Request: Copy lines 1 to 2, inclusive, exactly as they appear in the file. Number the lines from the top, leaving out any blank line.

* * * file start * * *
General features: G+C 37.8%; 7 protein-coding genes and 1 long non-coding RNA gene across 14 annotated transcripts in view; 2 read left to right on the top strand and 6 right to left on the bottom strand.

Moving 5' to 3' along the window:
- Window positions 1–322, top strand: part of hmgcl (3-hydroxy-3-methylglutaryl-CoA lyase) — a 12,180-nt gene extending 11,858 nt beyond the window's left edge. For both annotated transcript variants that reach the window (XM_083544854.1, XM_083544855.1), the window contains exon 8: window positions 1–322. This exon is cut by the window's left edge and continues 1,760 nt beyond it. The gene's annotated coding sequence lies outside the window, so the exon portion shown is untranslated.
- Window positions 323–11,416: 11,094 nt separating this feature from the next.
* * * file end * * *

General features: G+C 37.8%; 7 protein-coding genes and 1 long non-coding RNA gene across 14 annotated transcripts in view; 2 read left to right on the top strand and 6 right to left on the bottom strand.

Moving 5' to 3' along the window: